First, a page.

Spring 2010

Volume 19 No. 1

Federal Government Forest Policy

Beginning to Take Shape under New Administration

by Bill Minter


Twelve months into the new Obama administration, specific policies towards the nation’s forestlands are still evolving. Several key administration appointments have recently been made which will no doubt clarify the direction the administration expects to take—both in the management of the national forests and private family forests.

USDA Secretary Tom Vilsack outlined his vision for our nation’s forests in a major address on August 14, 2009. In it, he acknowledged recently appointed U.S. Forest Service Chief Tom Tidwell (a 32-year career agency employee) and the role this agency plays in the management of the National Forests. But he went on to share his vision for a USDA Forest Service that adopts an “all lands approach” requiring close collaboration with the USDA’s Natural Resources Conservation Service (NRCS) and its work on America’s privately-held working lands.

In this address, he highlighted a strong link between economics and environmental benefits. Under this administration’s tenure he envisioned a USDA that would enable both public and family forestlands to be restored and managed to protect water resources while making them more resilient to climatic changes. He recognized the role that the private sector markets play in generating rural wealth, facilitating forest management, and keeping forests forested.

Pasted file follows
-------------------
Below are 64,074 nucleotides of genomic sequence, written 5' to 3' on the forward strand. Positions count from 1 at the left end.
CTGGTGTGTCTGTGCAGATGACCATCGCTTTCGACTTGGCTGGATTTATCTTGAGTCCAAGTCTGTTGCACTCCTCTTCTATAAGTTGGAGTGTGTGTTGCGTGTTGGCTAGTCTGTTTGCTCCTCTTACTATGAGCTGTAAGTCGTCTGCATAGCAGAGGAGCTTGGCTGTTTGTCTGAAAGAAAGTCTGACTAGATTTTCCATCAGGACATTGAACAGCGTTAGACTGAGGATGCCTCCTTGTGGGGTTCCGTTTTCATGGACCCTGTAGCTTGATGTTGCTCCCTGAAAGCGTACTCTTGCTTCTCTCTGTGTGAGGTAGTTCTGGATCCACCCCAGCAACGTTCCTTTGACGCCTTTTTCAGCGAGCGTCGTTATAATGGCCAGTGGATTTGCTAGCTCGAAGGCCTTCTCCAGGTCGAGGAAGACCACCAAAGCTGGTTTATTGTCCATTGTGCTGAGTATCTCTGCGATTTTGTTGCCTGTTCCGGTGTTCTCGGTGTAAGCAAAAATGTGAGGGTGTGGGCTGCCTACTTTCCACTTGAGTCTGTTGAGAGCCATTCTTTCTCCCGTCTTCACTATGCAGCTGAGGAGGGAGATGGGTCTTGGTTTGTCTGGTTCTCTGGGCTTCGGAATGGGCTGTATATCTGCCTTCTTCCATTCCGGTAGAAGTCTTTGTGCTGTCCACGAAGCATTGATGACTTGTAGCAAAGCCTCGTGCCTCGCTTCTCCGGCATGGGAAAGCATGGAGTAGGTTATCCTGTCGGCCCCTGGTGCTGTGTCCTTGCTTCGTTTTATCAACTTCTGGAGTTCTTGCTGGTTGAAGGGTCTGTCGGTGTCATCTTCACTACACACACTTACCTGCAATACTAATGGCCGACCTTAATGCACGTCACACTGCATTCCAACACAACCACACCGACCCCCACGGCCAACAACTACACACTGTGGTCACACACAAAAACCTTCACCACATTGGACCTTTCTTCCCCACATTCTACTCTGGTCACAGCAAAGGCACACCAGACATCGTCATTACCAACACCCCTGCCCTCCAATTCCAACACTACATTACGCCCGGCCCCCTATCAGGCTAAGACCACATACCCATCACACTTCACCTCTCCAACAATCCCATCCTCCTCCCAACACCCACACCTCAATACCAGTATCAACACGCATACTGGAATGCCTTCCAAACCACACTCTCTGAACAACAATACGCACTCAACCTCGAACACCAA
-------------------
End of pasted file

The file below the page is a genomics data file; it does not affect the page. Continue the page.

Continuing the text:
Vilsack specifically highlighted non-traditional markets for climate change mitigation and biomass energy, while continuing to recognize the need for the more traditional forest resources. Besides carbon sequestration and bioenergy, he expected increased markets for water that would provide rural landowners with incentives to restore watersheds and manage forests for clean abundant water supplies.

Vilsack’s initial actions have included:

a) Commencing the national signup of the first 12.7 million acres of private agriculture and forestlands under the Conservation Stewardship Program, which encourages landowners to maintain existing conservation activities and adopt additional ones.

b) Awarding of $4.2 million in grants to small businesses and community groups to develop innovative uses for woody biomass from hazardous fuel reduction projects on National Forests.

c) Awarding $667 million and $483 million of American Recovery and Reinvestment Act (“Stimulus”) funds to forestry projects on federal and state/private forestlands, respectively.

d) Taking over decision-making authority from the U.S. Forest Service over proposed forest management or road construction projects in inventoried roadless areas on National Forests for an interim one-year period. The directive is meant to ensure that USDA can carefully consider activities in these inventoried roadless areas while a long term roadless area policy is developed and relevant court cases move forward.

Bill Minter is the Policy Committee Chair for the Indiana Society of American Foresters